Simon Sebag Montelfore Jerusalem
Colin Toibin Brooklyn
Mitch Albom The Five People You Meet in Heaven
Nick Hornby Juliet, Naked and How to Be Good
JG Farrell The Troubles
Roma Tearne Brixton Beach
Iain Banks The Steep Approach to Garbadale
A.S. Byatt The Children's Book
Haruki Murakami Norwegian Wood
Alice Munroe Runaway
Patrick Gale Notes from an Exhibition
Markus Zusak The Book Thief
Janice Frey A Million Little Pieces
Sarah Dunnant In the Company of Others
Kate Atkinson Case Histories
Amos Oz A Tale of Love and Darkness
Anton Chekhov Lady with Lapdog and other stories
Adrei Makine Le Testament Francais
Fyodor Dostoyevsky The Gambler
Bruce Chatwin Song Lines
Peter Carey The True History of the Ned Kelly Gang
Tim Winton Breath
Miles Franklin My Brilliant Career
Doris Pilkington Garimara Rabbit Proof Fence
Khalid Hosseini A Thousand Splendid Suns
David Mitchell Black Swan Green
William Boyd Brazzaville Beach
Ann Tyler Breathing Lessons
Amitav Ghosh The Glass Palace
George Orwell Burmese Days
Emma Larkin Secret Histories: Finding George Orwell in a Burmese Teashop
Chimamnda Ngozi Adichie Half of a Yellow Sun
The Book of Illusions
Jonathan Raban Badlands
Carlos Castaneda The Art of Dreaming
William Boyd Restless
Sarah Waters Night Watch
A.M. Holmes This Book will Save your life
Anthony Trollope The Way We Live Now
Stef Penney The Tenderness of Wolves
Carlos Castaneda The Art of Dreaming
Claire Tomalin Samuel Pepys
Joseph O’Connor Star of the Sea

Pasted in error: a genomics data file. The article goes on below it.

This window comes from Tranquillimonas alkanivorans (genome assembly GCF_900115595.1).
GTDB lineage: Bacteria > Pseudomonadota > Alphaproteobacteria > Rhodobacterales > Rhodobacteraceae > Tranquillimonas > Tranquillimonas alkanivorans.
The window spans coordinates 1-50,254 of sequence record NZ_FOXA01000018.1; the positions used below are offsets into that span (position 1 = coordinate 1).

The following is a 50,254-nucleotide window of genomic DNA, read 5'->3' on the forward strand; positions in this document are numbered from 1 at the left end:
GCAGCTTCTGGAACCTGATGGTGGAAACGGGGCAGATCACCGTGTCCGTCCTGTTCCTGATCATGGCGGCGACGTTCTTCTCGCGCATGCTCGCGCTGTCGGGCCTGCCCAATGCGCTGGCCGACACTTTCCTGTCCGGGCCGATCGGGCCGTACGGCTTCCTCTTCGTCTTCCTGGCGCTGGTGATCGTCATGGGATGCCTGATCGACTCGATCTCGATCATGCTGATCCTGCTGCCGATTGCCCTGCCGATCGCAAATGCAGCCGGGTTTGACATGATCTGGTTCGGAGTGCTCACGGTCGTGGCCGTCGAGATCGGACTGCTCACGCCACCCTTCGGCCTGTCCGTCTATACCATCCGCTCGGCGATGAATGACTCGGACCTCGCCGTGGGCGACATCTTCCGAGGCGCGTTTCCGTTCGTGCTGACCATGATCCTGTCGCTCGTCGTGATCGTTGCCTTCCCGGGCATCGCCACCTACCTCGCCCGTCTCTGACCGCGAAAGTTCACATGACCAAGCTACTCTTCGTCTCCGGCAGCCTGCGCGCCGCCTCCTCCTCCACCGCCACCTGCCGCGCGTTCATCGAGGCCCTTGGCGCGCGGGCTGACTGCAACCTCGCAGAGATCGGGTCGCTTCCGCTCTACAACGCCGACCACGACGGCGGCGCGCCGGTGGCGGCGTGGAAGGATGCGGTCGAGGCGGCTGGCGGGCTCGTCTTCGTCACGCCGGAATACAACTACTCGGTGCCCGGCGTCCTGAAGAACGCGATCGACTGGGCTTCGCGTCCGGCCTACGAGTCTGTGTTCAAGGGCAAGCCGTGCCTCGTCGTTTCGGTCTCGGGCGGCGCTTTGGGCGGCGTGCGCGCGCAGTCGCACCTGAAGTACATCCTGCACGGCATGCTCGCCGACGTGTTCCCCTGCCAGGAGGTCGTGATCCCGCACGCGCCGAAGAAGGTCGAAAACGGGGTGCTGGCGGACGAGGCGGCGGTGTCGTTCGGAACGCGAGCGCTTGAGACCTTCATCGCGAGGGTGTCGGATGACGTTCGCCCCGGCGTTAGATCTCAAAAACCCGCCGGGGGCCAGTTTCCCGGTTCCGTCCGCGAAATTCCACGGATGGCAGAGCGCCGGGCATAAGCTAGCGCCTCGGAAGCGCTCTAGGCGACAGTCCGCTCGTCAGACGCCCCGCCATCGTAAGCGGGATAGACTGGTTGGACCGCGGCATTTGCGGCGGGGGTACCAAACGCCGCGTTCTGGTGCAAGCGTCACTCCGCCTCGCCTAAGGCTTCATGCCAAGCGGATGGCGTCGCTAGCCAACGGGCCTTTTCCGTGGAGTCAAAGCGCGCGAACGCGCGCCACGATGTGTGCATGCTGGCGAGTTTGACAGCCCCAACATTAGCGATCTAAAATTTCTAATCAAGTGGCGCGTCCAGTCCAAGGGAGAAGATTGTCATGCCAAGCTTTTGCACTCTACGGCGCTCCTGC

Peter Ackroyd English Music
Monica Ali Brick Lane
Simon Armitage Little Green Man
Margaret Atwood Surfacing
Beryl Bainbridge According to Queeney
Justin Cartwright White Lightning
Tracy Chevalier Girl with a Pearl Earring
JM Coetzee Waiting for the Barbarians
Michael Cunningham The Hours
Louis de Berniere Birds Without Wings
Charles Dickens Great Expectations
Sebastian Falkes Human Traces
Karen Joy Fowler Jane Austen Book Club
Jonathan Franzen The Corrections
Mark Haddon The Curious Incident of the Dog in the Night-Time
Khaled Hosseini The Kite Runner
Kazuo Ishiguro When we were orphans
Henry James The Bostonians
TE Lawrence Seven Pillars of Wisdom
Ursula Le Guin Left Hand of Darkness
Andrea Levy Small Island
Anne Marie Mac Donald The Way the Crow Flies
Yann Martel Life of Pi
Alexander McCall Smith No 1 Ladies’ Detective Agency
Ian McEwan Atonement
Jon McGregor If Nobody Speaks Of Remarkable Things
Ann Michaels Fugitive Pieces
Julie Myerson Something might happen
Audrey Niffenegger The Time Traveller’s Wife
Orhan Pamuk My Name is Red
Ann Patchett The Magician’s Assistant
Jean Rhys Wide Sargasso Sea
Salman Rushdie Midnight’s Children
Carol Shields Unless
Paullina Simons Tully
Dava Sobel Galileo’s Daughter
Abi Smith The Accidental
Manil Suri Death of Vishnu
Graham Swift Waterland
Amy Tan The Kitchen God’s Wife
Rose Tremain Music and Silence
William Trevor The Hill Bachelors (short stories)
William Trevor Lucy Gault
Ivan Turgenev Fathers and Sons
John Updike Beck is Back
Jill Paton Walsh Knowledge of Angels
Virgina Woolf Mrs. Dalloway